Compromise reaction

In October 2018 I started an Hertha Firnberg project founded by the Austrian Science Fund (FWF) on voters’ reactions to coalition compromises. In this project, I pursue two major goals. First, I aim to develop a comprehensive theoretical framework that, while taking into account the heterogeneity of voters and coalition agreements, examines both the specific and diffuse consequences that government compromises have on voters in European democracies. Second, I will empirically test my theoretical expectations using existing survey data and novel survey experiments. To this end, survey evidence is coupled with an original content analysis of coalition compromises that takes into account not only the policy and ideological orientation of coalition agreements but also the use of nonpartisan experts and transparency in negotiation deliberations that are likely to have important electoral ramifications.

The project addresses the following research questions:

  1. which coalition compromises are more likely to be accepted by voters?
  2. which citizens are more likely to accept or resist coalition compromises?
  3. what short and long term consequences coalition compromises have on voters?

Published papers

Plescia, Carolina. 2022. "Voters’ short-term responsiveness to coalition deals." Party Politics 28(5): 927-938.

Article Supplemental Information Replication Files

Plescia, Carolina, Alejandro Ecker, and Thomas M. Meyer. 2022. "Do party supporters accept policy compromises in coalition governments?" European Journal of Political Research 61(1): 214–229.

Article Replication Files

Working papers

Ecker, Alejandro, Thomas M. Meyer, and Carolina Plescia. "Do voters prefer logrolling to compromise in parliamentary democracies?"


Currently under review.

Parties run election campaigns by taking stances on various policy issues. Often however, implementing these policies requires deals with competitors who have different issue stances. Such deals can take two forms: policy compromises on individual issues or logrolls where each party gets to keep its position on one issue while conceding on another one. We study what types of deals voters are willing to accept in these negotiations based on a pre-registered survey experiment conducted after the 2021 Dutch general election. We find no evidence that respondents prefer logroll deals over policy compromises per se. Rather, voters prefer logroll deals to compromises only if the party they voted for is able to secure its position on an issue that also aligns with their voters’ preferences and is highly salient to them. Our results have wider implications for political representation and government formation processes.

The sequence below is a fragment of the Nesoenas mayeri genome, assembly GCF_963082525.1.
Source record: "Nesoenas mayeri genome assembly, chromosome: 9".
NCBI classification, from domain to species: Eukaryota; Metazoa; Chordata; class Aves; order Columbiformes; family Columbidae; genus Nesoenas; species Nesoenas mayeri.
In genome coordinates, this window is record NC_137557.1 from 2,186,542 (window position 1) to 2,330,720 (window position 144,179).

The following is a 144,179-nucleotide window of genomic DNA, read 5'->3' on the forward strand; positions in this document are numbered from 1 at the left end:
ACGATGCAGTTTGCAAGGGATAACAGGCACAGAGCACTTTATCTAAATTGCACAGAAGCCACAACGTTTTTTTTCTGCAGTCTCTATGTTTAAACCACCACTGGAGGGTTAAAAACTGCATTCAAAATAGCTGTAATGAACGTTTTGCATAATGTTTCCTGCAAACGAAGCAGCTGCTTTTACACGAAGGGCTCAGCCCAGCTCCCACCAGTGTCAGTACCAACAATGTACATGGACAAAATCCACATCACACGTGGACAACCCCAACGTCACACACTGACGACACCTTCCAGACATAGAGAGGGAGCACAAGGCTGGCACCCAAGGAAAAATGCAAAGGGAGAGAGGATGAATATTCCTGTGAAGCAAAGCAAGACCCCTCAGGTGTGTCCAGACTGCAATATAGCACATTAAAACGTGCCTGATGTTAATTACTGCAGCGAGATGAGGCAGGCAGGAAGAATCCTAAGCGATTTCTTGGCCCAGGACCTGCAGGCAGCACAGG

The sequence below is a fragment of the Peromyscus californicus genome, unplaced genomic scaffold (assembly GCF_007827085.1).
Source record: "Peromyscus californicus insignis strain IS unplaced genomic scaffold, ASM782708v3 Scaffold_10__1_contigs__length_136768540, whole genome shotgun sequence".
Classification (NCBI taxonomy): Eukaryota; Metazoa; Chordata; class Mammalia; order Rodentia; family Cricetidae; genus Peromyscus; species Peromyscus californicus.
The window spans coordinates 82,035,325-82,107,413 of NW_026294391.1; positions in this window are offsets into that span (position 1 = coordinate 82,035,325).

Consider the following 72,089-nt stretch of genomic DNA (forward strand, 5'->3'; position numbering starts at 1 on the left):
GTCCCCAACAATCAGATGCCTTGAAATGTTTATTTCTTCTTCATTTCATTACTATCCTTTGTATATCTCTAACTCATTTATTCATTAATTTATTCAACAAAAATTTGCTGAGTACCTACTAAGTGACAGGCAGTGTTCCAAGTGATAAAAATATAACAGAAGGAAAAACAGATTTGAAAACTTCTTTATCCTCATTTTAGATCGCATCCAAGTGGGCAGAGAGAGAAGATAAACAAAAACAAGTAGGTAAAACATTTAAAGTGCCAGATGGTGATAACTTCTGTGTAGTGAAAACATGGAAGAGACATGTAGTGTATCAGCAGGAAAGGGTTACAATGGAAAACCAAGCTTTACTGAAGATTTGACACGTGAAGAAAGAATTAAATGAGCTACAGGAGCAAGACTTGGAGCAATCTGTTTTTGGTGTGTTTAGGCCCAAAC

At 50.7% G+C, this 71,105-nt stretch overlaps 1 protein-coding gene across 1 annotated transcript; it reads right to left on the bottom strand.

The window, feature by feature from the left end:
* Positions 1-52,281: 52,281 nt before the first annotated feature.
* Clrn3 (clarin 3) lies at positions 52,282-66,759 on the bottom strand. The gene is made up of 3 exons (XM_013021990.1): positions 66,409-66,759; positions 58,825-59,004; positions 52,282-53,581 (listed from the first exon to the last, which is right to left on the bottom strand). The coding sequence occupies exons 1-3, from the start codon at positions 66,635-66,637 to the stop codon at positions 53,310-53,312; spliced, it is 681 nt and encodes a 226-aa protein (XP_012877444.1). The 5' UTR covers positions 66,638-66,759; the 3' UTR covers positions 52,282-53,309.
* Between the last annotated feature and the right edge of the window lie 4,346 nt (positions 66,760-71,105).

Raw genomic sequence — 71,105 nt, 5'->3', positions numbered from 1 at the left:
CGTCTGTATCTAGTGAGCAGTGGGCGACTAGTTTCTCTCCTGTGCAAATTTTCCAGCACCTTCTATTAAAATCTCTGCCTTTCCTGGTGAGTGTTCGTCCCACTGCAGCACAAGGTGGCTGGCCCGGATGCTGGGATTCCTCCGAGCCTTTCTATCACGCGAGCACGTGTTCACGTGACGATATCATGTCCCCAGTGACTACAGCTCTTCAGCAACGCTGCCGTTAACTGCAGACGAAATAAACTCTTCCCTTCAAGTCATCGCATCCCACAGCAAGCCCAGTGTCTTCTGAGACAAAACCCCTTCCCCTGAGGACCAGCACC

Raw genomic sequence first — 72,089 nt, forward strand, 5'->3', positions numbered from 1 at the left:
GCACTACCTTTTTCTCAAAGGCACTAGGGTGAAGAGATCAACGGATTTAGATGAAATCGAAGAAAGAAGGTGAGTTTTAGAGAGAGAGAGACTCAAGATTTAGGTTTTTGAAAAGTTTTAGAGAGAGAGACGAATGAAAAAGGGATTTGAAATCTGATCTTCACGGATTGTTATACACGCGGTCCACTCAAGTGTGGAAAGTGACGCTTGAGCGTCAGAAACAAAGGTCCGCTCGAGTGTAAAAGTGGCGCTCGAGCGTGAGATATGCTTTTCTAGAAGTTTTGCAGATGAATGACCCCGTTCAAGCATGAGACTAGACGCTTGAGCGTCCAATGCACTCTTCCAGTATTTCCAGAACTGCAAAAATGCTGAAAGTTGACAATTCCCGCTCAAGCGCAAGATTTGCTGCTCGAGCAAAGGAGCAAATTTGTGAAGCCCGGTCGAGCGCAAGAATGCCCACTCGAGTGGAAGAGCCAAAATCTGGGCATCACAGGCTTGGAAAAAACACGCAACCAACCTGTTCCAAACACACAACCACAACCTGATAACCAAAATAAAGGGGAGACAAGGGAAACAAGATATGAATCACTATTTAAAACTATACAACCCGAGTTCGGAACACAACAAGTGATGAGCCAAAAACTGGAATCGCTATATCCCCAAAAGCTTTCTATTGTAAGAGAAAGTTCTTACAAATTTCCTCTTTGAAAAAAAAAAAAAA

Ecker, Alejandro, Thomas M. Meyer, and Carolina Plescia. "Who should govern? Perceived legitimacy of governments in multiparty systems"


Paper presented at the American Political Science Association general meeting, Los Angeles, USA, August 2023 .

Elections in multi-party systems often do not result in a clear mandate to govern for a single party. Rather, there are often several viable (coalition) alternatives, and it is unclear which of them voters see as a natural expression of the voters’ verdict on election day. In this paper, we ask how voters form perceptions of legitimate government alternatives when no single party commands a majority of votes or seats in the legislature. We test whether the inclusion of the largest party in the coalition, vote gains or losses compared to the last election, and the ideological cohesion of the government affect whether voters perceive a potential government alternative as legitimate to govern. Based on a conjoint survey experiment conducted in Germany (N=1,895), we find support for our expectations. Moreover, these criteria matter irrespective of whether voters like or dislike the policy platform of the government. Our findings have wider implications for government formation processes and the political representation of voters in increasingly complex and fragmented party systems.

Plescia, Carolina and Anna-Lia Brunetti. "Who should rule the country and why? Reasoning and justification around government formation."

Currently under preparation.


Comparative dataset merging individual-level data with information on coalition agreements

Open access here

Paper-specific datasets including survey experiments

See paper list above



Sylvia Kritzinger (University of Vienna); Heike Klüver (Humboldt-Universität zu Berlin); David Fortunato (Texas A&M University)


Alejandro Ecker (Universität Mannheim); Thomas M. Meyer (University of Vienna); Mariyana Angelova (Central European University); Anna-Lia Brunetti (University of Vienna)


Sybil Bitter (University of Vienna); Nico Büttner (University of Vienna); Martin Fenz (University of Vienna); Simon Moser (University of Vienna); Anna-Lia Brunetti (University of Vienna)

Interviews and media appearance

Die Presse interview (in German)